My long babble on how some teachers tend to think of adult students wasn't really directed at you specifically.  In your case you do have the classroom time and had to have some of the discipline that someone who is a beginner at music would have to be learning.

My best guess is that the teacher acts the way she does, because it is all she knows how to do.

I do not agree with the teachers that don't feel it is worthwhile to teach adult beginners.  I can understand some of the reasons, but I still think it sucks and they should mention in their advertising/promo if they specialize in teaching beginners who are of a certain age only.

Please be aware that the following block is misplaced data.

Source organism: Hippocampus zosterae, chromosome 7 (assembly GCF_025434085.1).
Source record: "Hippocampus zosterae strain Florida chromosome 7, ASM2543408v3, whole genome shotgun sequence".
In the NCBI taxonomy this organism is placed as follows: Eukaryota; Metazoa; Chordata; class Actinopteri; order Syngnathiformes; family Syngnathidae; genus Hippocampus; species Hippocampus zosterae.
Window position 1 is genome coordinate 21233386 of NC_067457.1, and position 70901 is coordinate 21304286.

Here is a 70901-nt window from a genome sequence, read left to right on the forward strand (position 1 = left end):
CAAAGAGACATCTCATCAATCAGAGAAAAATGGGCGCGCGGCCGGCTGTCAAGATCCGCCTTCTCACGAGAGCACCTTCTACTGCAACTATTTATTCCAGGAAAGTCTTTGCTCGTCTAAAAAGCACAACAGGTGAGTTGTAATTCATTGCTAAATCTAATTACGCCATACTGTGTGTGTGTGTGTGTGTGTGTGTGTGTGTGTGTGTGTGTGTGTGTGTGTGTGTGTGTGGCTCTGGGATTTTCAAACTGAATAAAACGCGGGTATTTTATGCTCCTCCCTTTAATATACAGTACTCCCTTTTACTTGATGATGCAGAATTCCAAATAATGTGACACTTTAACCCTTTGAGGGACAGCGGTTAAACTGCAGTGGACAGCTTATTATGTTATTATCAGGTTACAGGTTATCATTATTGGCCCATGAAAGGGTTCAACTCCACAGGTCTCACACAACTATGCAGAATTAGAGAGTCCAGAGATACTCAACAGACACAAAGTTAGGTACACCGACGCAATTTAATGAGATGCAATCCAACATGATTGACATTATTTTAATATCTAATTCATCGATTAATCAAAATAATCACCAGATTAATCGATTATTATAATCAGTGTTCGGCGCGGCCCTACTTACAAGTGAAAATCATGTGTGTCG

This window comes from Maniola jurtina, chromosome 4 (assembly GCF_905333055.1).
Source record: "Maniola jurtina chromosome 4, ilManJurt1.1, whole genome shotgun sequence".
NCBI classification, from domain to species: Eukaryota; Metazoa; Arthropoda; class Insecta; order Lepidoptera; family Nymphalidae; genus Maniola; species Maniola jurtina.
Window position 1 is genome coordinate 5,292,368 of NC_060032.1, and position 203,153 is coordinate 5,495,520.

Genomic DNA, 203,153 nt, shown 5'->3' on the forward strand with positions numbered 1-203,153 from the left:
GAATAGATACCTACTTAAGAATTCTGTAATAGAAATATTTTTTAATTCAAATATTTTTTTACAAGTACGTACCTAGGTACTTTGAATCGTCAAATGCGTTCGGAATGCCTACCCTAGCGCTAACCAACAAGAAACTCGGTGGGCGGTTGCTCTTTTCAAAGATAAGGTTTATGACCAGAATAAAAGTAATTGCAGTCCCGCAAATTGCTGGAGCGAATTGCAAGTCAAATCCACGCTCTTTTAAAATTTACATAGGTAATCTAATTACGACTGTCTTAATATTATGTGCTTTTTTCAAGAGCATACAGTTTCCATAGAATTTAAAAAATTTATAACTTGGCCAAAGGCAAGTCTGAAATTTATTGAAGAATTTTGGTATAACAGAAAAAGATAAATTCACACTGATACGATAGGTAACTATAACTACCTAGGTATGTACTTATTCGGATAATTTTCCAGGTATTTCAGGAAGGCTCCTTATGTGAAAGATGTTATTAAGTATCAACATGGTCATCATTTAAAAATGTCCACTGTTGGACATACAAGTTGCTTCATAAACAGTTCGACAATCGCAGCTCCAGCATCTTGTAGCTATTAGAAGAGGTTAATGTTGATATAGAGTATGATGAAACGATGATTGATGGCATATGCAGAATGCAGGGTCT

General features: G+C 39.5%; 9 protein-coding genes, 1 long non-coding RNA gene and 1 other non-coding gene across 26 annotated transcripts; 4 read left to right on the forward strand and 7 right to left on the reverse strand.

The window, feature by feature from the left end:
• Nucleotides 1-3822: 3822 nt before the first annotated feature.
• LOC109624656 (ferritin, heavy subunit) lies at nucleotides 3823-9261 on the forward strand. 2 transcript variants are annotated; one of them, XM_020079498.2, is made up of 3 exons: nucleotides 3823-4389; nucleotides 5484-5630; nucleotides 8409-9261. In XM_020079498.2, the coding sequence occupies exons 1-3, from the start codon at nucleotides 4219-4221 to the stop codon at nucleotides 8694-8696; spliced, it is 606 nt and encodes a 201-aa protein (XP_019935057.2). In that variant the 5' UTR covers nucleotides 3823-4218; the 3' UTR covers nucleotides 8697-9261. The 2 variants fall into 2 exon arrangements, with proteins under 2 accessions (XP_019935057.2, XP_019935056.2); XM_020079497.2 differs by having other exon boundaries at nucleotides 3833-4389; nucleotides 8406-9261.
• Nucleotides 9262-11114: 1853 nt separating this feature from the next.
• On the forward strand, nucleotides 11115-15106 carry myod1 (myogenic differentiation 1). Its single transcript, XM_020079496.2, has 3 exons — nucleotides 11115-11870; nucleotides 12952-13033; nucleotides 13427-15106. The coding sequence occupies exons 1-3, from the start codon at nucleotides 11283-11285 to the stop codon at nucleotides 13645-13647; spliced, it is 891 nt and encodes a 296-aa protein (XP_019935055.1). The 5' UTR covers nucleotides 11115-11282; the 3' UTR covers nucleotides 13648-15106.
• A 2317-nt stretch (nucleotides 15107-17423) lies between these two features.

But a sad fact of the matter is that in many cases, they may not even know how to approach teaching adults.  The violin teaching course I took was almost entirely exercises, games, activities and tactics that were designed for teaching children. Small children at that.  I had to ask to get any ideas at all on how one would approach teaching an adult beginner.  Most of the people who replied who already were teaching violin said to teach them exactly the same as little kids, the same exercises and games, the same methods. 

I personally think that is more than a little (pauses to think of a polite and family friendly word).. wrong?

I won't go into a long rant on how I think adults should be taught.. But my point here is that at least a good number of the people who actually train for teaching violin probably got zero training on how to approach teaching an adult beginner.